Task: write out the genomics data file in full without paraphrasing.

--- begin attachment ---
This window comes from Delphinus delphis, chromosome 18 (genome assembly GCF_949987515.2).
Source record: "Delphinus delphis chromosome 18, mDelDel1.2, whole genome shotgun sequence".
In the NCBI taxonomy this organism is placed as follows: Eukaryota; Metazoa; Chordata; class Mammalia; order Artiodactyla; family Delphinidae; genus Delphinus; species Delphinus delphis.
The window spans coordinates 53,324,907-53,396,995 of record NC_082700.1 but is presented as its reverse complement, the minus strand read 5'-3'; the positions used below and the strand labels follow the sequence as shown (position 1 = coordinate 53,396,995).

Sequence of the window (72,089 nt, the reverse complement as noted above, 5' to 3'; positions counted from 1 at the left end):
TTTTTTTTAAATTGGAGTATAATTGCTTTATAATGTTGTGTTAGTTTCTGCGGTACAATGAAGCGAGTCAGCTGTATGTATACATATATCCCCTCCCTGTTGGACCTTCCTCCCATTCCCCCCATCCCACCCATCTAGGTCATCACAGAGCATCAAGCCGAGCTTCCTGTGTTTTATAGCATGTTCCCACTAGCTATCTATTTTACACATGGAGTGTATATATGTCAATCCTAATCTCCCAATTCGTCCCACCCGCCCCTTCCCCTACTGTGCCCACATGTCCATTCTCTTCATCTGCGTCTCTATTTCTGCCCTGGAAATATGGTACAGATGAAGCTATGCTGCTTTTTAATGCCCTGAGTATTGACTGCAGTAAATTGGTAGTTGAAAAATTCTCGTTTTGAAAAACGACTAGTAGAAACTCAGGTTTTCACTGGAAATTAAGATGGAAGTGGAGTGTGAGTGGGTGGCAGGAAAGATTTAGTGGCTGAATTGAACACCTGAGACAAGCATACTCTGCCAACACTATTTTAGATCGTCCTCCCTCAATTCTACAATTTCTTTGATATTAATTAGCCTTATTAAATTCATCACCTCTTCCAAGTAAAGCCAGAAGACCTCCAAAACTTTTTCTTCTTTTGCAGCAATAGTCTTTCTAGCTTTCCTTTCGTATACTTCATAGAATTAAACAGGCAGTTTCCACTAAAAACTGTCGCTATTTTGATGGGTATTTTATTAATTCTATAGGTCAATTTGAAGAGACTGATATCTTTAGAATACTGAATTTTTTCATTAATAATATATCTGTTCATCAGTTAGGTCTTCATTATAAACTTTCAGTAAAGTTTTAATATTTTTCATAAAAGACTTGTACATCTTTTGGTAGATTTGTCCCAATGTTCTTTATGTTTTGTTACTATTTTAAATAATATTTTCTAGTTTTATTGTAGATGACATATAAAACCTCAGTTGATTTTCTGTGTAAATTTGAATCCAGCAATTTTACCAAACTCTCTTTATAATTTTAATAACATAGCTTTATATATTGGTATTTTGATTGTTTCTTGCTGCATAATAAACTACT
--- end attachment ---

This window comes from Delphinus delphis, chromosome 18 (genome assembly GCF_949987515.2).
Source record: "Delphinus delphis chromosome 18, mDelDel1.2, whole genome shotgun sequence".
In the NCBI taxonomy this organism is placed as follows: Eukaryota; Metazoa; Chordata; class Mammalia; order Artiodactyla; family Delphinidae; genus Delphinus; species Delphinus delphis.
The window spans coordinates 53,324,907-53,396,995 of record NC_082700.1 but is presented as its reverse complement, the minus strand read 5'-3'; the positions used below and the strand labels follow the sequence as shown (position 1 = coordinate 53,396,995).

Sequence of the window (72,089 nt, the reverse complement as noted above, 5' to 3'; positions counted from 1 at the left end):
TTTTTTTTAAATTGGAGTATAATTGCTTTATAATGTTGTGTTAGTTTCTGCGGTACAATGAAGCGAGTCAGCTGTATGTATACATATATCCCCTCCCTGTTGGACCTTCCTCCCATTCCCCCCATCCCACCCATCTAGGTCATCACAGAGCATCAAGCCGAGCTTCCTGTGTTTTATAGCATGTTCCCACTAGCTATCTATTTTACACATGGAGTGTATATATGTCAATCCTAATCTCCCAATTCGTCCCACCCGCCCCTTCCCCTACTGTGCCCACATGTCCATTCTCTTCATCTGCGTCTCTATTTCTGCCCTGGAAATATGGTACAGATGAAGCTATGCTGCTTTTTAATGCCCTGAGTATTGACTGCAGTAAATTGGTAGTTGAAAAATTCTCGTTTTGAAAAACGACTAGTAGAAACTCAGGTTTTCACTGGAAATTAAGATGGAAGTGGAGTGTGAGTGGGTGGCAGGAAAGATTTAGTGGCTGAATTGAACACCTGAGACAAGCATACTCTGCCAACACTATTTTAGATCGTCCTCCCTCAATTCTACAATTTCTTTGATATTAATTAGCCTTATTAAATTCATCACCTCTTCCAAGTAAAGCCAGAAGACCTCCAAAACTTTTTCTTCTTTTGCAGCAATAGTCTTTCTAGCTTTCCTTTCGTATACTTCATAGAATTAAACAGGCAGTTTCCACTAAAAACTGTCGCTATTTTGATGGGTATTTTATTAATTCTATAGGTCAATTTGAAGAGACTGATATCTTTAGAATACTGAATTTTTTCATTAATAATATATCTGTTCATCAGTTAGGTCTTCATTATAAACTTTCAGTAAAGTTTTAATATTTTTCATAAAAGACTTGTACATCTTTTGGTAGATTTGTCCCAATGTTCTTTATGTTTTGTTACTATTTTAAATAATATTTTCTAGTTTTATTGTAGATGACATATAAAACCTCAGTTGATTTTCTGTGTAAATTTGAATCCAGCAATTTTACCAAACTCTCTTTATAATTTTAATAACATAGCTTTATATATTGGTATTTTGATTGTTTCTTGCTGCATAATAAACTACT